AHPA: Mojo Nights warning letter ‘clear signal’ that FDA intent on tackling drugs masquerading as supplements

By Elaine WATSON

- Last updated on GMT

Tests on Mojo Nights revealed that the product contained undeclared tadalafil and sildenafil, the active ingredients in Cialis and Viagra, claimed the FDA.
Tests on Mojo Nights revealed that the product contained undeclared tadalafil and sildenafil, the active ingredients in Cialis and Viagra, claimed the FDA.
A Food and Drug Administration (FDA) warning letter sent to a sexual enhancement supplements maker should serve as a “clear signal that FDA continues its enforcement efforts against illegal drugs or drug alternatives masquerading as dietary supplements” says the American Herbal Products Association(AHPA).

In a note to members following the publication of an FDA warning letter​ sent to Evol Nutrition Associates, the AHPA said it was also the first letter it had seen for some time reminding a firm that it is illegal to market dietary supplements as alternatives to recreational drugs.

Undeclared pharmaceutical ingredients

In the letter​, the FDA says that during a 2011 inspection of Evol's facility in Georgia, it identified several products that were marketed as dietary supplements but were in fact unapproved new drugs.

For example, its Mojo Nights supplements contained undeclared tadalafil and sildenafil, the active ingredients in erectile dysfunction drugs Cialis and Viagra, claimed the FDA.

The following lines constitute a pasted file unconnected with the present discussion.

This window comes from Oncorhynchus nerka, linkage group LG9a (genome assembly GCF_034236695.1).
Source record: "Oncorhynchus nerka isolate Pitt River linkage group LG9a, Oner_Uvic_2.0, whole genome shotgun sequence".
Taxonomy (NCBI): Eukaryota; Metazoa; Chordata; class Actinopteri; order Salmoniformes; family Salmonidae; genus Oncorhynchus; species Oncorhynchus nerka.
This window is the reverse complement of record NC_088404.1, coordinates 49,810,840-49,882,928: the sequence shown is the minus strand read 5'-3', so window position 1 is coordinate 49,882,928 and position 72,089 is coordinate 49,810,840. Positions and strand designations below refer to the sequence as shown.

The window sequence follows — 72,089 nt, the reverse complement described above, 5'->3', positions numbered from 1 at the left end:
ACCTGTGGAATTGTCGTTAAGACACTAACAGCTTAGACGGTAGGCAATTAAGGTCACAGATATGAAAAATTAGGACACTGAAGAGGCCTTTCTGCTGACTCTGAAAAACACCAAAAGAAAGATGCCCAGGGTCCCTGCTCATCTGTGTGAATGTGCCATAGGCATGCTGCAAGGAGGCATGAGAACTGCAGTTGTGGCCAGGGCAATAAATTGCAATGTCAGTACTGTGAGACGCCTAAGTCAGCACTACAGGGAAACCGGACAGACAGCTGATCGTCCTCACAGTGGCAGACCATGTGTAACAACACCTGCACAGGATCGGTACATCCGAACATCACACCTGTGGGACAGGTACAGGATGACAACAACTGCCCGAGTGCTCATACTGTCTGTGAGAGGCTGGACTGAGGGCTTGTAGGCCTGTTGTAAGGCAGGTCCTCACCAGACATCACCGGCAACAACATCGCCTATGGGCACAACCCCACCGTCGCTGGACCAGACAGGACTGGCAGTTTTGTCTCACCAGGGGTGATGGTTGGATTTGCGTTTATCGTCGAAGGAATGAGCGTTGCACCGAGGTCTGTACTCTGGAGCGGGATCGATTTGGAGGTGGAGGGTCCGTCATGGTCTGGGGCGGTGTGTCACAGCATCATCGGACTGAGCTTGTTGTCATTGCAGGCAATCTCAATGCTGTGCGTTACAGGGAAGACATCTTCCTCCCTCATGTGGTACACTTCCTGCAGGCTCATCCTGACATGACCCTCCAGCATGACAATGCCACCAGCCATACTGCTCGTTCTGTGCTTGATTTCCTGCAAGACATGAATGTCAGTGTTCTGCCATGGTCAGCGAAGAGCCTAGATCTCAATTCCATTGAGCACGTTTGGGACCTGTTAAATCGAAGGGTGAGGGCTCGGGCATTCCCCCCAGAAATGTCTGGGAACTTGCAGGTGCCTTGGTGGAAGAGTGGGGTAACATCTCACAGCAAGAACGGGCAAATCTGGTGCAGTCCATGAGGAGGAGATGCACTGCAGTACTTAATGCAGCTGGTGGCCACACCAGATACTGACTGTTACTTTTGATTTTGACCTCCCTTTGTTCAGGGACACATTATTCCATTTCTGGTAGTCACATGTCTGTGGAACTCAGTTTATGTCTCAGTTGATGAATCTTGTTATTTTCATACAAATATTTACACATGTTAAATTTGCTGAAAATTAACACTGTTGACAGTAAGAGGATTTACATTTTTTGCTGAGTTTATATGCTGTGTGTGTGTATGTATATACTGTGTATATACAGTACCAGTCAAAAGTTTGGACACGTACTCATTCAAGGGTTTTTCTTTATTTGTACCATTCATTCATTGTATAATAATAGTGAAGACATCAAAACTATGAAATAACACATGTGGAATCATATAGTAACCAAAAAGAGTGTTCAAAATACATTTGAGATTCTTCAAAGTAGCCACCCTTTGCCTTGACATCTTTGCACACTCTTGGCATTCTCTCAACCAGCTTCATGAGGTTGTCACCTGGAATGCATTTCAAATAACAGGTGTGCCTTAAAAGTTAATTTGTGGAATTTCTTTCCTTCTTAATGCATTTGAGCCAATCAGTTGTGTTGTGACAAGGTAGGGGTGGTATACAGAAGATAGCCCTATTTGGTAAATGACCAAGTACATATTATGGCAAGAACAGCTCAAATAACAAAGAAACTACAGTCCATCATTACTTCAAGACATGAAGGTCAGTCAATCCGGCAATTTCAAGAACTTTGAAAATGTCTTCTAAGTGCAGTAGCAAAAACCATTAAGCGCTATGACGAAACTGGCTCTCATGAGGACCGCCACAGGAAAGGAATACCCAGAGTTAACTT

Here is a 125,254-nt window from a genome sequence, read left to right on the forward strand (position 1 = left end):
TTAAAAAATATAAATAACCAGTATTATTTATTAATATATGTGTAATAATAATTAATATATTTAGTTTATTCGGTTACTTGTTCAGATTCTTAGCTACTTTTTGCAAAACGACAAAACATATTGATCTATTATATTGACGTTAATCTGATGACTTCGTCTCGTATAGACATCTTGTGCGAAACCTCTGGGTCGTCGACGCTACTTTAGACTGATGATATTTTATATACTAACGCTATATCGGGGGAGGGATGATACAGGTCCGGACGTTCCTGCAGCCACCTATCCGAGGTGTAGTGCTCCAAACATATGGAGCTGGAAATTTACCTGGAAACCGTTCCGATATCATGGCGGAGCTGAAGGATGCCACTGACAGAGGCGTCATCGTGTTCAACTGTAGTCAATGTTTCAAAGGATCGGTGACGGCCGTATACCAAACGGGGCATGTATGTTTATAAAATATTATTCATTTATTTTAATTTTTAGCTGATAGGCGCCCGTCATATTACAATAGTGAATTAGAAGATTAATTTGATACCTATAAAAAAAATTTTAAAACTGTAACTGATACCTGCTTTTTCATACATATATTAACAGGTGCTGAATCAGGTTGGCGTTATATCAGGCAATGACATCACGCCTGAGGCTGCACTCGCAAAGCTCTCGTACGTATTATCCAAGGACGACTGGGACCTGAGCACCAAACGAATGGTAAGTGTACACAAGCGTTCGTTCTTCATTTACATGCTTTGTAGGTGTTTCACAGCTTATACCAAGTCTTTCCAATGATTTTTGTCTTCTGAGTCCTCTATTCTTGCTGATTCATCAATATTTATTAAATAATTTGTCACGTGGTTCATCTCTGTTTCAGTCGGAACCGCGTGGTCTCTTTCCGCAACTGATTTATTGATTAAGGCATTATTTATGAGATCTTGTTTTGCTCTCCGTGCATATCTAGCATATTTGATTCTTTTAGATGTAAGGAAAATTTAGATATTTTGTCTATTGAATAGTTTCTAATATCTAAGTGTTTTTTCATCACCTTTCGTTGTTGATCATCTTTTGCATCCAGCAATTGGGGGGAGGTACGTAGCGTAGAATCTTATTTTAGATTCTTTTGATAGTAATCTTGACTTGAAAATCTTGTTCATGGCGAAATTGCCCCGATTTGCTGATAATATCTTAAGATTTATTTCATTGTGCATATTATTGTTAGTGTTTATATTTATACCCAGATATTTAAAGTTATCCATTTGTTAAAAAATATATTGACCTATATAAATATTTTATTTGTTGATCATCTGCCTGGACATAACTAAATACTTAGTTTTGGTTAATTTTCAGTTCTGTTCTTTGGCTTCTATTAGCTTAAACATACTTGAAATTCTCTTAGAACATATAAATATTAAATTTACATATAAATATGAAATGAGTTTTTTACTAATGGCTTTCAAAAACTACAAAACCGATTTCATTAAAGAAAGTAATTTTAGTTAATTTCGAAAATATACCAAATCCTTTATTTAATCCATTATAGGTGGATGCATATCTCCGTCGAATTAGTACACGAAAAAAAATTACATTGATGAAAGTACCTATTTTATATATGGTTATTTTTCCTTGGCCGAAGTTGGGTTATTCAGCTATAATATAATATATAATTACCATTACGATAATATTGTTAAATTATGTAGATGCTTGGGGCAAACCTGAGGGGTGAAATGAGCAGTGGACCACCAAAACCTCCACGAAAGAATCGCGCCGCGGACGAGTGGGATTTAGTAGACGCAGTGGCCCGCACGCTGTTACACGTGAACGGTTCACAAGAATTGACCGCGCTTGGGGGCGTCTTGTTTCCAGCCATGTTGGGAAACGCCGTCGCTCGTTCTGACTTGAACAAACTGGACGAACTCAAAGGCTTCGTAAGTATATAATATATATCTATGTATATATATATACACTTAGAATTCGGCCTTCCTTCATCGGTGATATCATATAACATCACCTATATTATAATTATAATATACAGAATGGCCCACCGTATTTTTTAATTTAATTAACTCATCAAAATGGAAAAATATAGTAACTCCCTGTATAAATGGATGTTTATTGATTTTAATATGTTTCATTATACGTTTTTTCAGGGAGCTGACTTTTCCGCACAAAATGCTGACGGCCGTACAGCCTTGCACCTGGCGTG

They also contained undeclared sulfosildenafil, sulfotadalafil, and hydroxythiohomosildenafil, which are phosphodiesterase type-5 (PDE-5) inhibitors and analogs of sildenafil or tadalafil.

These could interact with nitrates found in some prescription drugs and “may lower blood pressure to dangerous levels​”, argued the agency.

Products that claim to mimic the effects of recreational drugs cannot be marketed as dietary supplements

Separately, several of Evol’s products including Sandman Party Powder Euphoric Drink Mix were marketed as alternatives to recreational drugs, it added.

“Products that claim to mimic the effects of recreational drugs are not intended to supplement the diet and… cannot lawfully be marketed as dietary supplements.”

Finally, even if these products did not make such claims, they would still be illegal because they contain piracetam, which has been authorized as an investigational new drug and therefore cannot be a lawful dietary supplement, noted the agency.

Evol Nutrition Associates did not respond to calls or emails from NutraIngredients-USA.

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